Argentine trumpeter and flugelhornist Diego Urcola puts a lot into his lush, layered and highly textured music. He internalizes sounds from South America, Latin America and the Caribbean, and he makes no secret of his love for the tango. He’s assembled a stellar lineup for his new recording, and when the elements gel, the music is vibrant and intense. Such peaks are far apart on Viva, though, separated by valleys of lackluster ballads and insomnia-curing ordinariness.
Urcola begins well enough, blowing a sophisticated solo on “Tango Azul,” a lilting number in 7/8 that features some fantastic runs by pianist Edward Simon and a killer, tethering bass line by Avishai Cohen. Wild dialogue between Pernell Saturnino’s hand percussion and Dave Samuels’ marimba turns “Afroraffo” into an island party. And “Blues for Jimmy” is exactly that: a showcase for the fine blowing of the great saxophonist Jimmy Heath. (Drummer Antonio Sanchez, reedsman Paquito D’Rivera and trombonist Conrad Herwig complete the cast.)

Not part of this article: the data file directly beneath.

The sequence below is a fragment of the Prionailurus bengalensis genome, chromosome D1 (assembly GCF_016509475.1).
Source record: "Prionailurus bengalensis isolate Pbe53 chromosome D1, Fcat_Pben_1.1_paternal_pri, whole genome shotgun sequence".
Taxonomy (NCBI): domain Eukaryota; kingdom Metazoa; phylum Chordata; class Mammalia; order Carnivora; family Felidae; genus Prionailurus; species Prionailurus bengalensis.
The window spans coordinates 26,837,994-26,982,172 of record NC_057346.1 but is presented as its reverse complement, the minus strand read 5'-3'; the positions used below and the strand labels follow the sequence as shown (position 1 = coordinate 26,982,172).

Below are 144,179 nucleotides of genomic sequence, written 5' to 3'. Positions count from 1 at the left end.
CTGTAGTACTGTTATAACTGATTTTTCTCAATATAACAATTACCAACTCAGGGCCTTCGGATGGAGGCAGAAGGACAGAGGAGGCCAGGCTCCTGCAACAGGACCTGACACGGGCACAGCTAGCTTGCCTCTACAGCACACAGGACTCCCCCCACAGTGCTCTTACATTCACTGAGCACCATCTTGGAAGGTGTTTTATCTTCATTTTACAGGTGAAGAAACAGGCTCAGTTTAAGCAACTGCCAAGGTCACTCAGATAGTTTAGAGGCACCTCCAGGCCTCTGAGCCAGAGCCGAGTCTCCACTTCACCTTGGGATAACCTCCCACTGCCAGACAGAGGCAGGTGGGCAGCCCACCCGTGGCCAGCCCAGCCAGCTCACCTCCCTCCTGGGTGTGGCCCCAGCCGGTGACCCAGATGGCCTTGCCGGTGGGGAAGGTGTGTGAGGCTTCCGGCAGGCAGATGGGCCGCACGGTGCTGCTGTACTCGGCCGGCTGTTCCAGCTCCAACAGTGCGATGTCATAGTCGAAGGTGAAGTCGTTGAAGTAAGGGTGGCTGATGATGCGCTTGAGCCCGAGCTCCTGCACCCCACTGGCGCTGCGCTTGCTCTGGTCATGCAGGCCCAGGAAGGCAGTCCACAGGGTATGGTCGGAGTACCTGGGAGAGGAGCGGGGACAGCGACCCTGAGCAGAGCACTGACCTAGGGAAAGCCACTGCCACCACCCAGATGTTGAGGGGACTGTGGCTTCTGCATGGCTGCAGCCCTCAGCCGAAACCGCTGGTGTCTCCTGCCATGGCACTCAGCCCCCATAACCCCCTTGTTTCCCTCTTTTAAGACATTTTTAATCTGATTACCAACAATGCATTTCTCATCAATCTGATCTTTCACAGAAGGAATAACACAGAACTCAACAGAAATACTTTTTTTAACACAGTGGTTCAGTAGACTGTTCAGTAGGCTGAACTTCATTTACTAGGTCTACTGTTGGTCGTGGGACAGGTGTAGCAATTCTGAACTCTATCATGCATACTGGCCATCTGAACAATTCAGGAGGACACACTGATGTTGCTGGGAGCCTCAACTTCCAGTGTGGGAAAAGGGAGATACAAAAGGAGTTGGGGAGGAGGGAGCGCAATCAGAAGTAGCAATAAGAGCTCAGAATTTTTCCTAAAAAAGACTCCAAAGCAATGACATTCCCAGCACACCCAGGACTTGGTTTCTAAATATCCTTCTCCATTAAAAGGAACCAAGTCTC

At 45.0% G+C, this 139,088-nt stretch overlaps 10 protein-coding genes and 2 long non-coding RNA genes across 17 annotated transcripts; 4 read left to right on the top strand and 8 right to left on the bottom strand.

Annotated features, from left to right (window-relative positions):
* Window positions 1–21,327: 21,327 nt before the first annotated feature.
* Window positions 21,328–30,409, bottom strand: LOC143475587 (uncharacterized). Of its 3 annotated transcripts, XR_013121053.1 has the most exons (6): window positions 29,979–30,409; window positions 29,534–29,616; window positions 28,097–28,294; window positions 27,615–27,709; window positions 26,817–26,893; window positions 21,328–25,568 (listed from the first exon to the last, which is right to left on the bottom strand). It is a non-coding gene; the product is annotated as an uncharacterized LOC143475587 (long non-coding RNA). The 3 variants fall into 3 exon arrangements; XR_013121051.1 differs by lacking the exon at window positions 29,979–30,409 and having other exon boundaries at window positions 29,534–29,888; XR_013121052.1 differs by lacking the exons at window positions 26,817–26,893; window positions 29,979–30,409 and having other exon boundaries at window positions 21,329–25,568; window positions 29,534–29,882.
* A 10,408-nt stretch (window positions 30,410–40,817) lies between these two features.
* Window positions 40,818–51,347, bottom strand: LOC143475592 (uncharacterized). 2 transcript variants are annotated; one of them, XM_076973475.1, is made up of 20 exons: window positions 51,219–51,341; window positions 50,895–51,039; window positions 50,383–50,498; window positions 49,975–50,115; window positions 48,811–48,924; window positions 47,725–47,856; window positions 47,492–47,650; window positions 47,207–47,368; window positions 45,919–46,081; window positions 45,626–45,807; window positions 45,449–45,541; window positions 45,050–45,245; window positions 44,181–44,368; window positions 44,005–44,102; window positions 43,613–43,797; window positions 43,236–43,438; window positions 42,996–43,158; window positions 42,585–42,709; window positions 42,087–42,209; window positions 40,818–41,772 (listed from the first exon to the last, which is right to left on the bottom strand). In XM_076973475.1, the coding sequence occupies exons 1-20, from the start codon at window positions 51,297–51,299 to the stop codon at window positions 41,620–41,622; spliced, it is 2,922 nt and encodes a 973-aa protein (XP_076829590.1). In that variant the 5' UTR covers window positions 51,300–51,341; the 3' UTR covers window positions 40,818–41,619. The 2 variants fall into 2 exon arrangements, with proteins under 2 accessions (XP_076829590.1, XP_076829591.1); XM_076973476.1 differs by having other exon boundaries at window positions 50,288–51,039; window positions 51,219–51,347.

But too much of the album fades into the background, with slow tangos blending into one another and ballads such as “Emilia” turning too saccharine for their own good. Urcola had some real stars of Afro-Cuban and Caribbean jazz on hand here. Hopefully next time there will be more life to the party.